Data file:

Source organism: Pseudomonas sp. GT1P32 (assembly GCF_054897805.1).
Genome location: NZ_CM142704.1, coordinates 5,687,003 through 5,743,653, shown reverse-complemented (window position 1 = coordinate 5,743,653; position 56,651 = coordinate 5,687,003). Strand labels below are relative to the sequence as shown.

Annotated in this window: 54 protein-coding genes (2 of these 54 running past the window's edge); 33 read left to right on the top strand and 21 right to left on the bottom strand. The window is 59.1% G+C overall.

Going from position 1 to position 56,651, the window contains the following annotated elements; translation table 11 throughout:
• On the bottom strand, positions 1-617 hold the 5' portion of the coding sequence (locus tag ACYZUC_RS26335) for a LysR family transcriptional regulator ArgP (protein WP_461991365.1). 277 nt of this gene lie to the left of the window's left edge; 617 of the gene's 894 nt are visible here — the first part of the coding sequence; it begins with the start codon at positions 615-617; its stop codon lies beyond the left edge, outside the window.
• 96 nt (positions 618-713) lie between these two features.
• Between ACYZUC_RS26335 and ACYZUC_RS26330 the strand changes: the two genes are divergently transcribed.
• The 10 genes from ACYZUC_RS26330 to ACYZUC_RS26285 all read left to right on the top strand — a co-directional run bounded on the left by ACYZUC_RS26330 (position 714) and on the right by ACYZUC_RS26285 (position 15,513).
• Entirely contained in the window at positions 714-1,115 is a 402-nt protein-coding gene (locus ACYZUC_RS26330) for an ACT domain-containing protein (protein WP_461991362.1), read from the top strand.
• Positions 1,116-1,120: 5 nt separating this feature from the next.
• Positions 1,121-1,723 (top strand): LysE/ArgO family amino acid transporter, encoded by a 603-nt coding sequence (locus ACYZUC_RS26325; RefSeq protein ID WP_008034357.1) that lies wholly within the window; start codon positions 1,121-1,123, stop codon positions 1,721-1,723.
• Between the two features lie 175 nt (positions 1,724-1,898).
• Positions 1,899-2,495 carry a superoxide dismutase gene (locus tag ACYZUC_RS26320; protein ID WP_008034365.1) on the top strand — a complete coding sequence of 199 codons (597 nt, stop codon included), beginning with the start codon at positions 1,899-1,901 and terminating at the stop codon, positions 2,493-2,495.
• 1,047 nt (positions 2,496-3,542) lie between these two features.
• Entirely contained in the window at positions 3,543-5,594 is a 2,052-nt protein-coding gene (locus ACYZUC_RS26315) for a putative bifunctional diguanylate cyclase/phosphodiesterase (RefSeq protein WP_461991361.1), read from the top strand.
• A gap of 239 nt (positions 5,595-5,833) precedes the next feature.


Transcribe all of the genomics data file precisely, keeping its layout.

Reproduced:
Source organism: Pseudomonas sp. GT1P32 (assembly GCF_054897805.1).
Genome location: NZ_CM142704.1, coordinates 5,687,003 through 5,743,653, shown reverse-complemented (window position 1 = coordinate 5,743,653; position 56,651 = coordinate 5,687,003). Strand labels below are relative to the sequence as shown.

Annotated in this window: 54 protein-coding genes (2 of these 54 running past the window's edge); 33 read left to right on the top strand and 21 right to left on the bottom strand. The window is 59.1% G+C overall.

Going from position 1 to position 56,651, the window contains the following annotated elements; translation table 11 throughout:
• On the bottom strand, positions 1-617 hold the 5' portion of the coding sequence (locus tag ACYZUC_RS26335) for a LysR family transcriptional regulator ArgP (protein WP_461991365.1). 277 nt of this gene lie to the left of the window's left edge; 617 of the gene's 894 nt are visible here — the first part of the coding sequence; it begins with the start codon at positions 615-617; its stop codon lies beyond the left edge, outside the window.
• 96 nt (positions 618-713) lie between these two features.
• Between ACYZUC_RS26335 and ACYZUC_RS26330 the strand changes: the two genes are divergently transcribed.
• The 10 genes from ACYZUC_RS26330 to ACYZUC_RS26285 all read left to right on the top strand — a co-directional run bounded on the left by ACYZUC_RS26330 (position 714) and on the right by ACYZUC_RS26285 (position 15,513).
• Entirely contained in the window at positions 714-1,115 is a 402-nt protein-coding gene (locus ACYZUC_RS26330) for an ACT domain-containing protein (protein WP_461991362.1), read from the top strand.
• Positions 1,116-1,120: 5 nt separating this feature from the next.
• Positions 1,121-1,723 (top strand): LysE/ArgO family amino acid transporter, encoded by a 603-nt coding sequence (locus ACYZUC_RS26325; RefSeq protein ID WP_008034357.1) that lies wholly within the window; start codon positions 1,121-1,123, stop codon positions 1,721-1,723.
• Between the two features lie 175 nt (positions 1,724-1,898).
• Positions 1,899-2,495 carry a superoxide dismutase gene (locus tag ACYZUC_RS26320; protein ID WP_008034365.1) on the top strand — a complete coding sequence of 199 codons (597 nt, stop codon included), beginning with the start codon at positions 1,899-1,901 and terminating at the stop codon, positions 2,493-2,495.
• 1,047 nt (positions 2,496-3,542) lie between these two features.
• Entirely contained in the window at positions 3,543-5,594 is a 2,052-nt protein-coding gene (locus ACYZUC_RS26315) for a putative bifunctional diguanylate cyclase/phosphodiesterase (RefSeq protein WP_461991361.1), read from the top strand.
• A gap of 239 nt (positions 5,595-5,833) precedes the next feature.